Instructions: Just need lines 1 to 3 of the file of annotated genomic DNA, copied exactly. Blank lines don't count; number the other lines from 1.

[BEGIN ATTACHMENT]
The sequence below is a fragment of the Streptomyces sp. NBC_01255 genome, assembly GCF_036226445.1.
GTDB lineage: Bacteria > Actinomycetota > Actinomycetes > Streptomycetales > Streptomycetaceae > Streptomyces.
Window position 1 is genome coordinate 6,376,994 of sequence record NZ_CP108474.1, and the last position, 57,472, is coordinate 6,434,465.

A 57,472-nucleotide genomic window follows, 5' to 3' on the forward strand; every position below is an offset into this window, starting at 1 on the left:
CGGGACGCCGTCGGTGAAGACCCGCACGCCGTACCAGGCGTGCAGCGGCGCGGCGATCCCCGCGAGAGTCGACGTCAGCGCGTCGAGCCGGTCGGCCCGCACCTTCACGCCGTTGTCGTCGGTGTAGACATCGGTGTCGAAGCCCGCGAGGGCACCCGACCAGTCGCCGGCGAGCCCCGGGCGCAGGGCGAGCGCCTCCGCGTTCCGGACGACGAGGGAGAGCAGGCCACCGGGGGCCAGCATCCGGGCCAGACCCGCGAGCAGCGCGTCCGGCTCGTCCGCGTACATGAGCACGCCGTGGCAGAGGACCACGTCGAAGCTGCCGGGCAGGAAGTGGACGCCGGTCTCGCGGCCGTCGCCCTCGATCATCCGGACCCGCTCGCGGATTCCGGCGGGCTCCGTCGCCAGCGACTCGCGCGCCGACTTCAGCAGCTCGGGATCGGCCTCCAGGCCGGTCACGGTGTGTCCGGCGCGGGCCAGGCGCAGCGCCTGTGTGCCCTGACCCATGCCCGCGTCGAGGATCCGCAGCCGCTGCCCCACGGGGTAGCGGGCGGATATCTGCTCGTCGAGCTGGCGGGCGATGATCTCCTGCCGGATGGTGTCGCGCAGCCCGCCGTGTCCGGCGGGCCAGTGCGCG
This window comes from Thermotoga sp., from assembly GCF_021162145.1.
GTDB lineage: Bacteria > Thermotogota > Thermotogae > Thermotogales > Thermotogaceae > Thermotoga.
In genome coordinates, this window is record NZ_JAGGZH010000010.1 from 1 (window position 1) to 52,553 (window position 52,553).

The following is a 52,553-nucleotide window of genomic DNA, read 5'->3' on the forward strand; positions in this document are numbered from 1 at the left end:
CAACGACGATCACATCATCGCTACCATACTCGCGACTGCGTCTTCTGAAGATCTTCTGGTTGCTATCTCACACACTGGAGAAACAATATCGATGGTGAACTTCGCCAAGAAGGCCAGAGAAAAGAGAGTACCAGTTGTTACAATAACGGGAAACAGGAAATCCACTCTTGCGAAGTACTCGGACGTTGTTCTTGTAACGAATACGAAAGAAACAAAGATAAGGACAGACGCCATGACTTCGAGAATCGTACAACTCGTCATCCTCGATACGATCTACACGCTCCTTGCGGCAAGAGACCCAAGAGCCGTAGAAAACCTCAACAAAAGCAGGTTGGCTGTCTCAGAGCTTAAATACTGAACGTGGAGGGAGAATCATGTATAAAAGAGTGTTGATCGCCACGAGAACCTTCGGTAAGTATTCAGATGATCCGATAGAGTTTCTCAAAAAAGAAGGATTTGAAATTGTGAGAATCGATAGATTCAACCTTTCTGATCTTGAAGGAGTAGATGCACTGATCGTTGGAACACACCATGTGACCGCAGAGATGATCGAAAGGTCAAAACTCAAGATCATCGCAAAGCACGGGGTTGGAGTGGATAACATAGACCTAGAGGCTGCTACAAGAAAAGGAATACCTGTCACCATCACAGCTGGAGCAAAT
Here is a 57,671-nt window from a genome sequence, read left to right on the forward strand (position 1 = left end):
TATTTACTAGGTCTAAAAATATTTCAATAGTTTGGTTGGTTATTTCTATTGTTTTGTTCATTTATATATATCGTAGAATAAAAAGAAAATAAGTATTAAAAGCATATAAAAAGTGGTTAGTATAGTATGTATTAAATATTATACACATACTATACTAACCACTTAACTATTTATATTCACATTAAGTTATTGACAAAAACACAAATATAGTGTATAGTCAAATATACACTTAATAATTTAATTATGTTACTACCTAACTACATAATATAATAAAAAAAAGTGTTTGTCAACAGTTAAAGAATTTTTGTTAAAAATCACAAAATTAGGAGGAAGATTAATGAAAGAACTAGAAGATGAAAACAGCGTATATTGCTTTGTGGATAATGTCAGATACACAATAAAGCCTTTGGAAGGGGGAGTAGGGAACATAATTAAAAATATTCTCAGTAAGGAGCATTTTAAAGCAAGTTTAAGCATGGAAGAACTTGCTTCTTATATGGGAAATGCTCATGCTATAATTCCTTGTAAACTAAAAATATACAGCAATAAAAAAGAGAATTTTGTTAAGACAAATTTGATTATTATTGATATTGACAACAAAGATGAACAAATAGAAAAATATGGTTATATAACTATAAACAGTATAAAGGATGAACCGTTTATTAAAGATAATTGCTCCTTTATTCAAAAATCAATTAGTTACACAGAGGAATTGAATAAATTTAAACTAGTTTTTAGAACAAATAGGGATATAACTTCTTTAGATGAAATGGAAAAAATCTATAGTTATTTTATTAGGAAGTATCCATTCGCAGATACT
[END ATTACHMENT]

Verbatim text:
The sequence below is a fragment of the Streptomyces sp. NBC_01255 genome, assembly GCF_036226445.1.
GTDB lineage: Bacteria > Actinomycetota > Actinomycetes > Streptomycetales > Streptomycetaceae > Streptomyces.
Window position 1 is genome coordinate 6,376,994 of sequence record NZ_CP108474.1, and the last position, 57,472, is coordinate 6,434,465.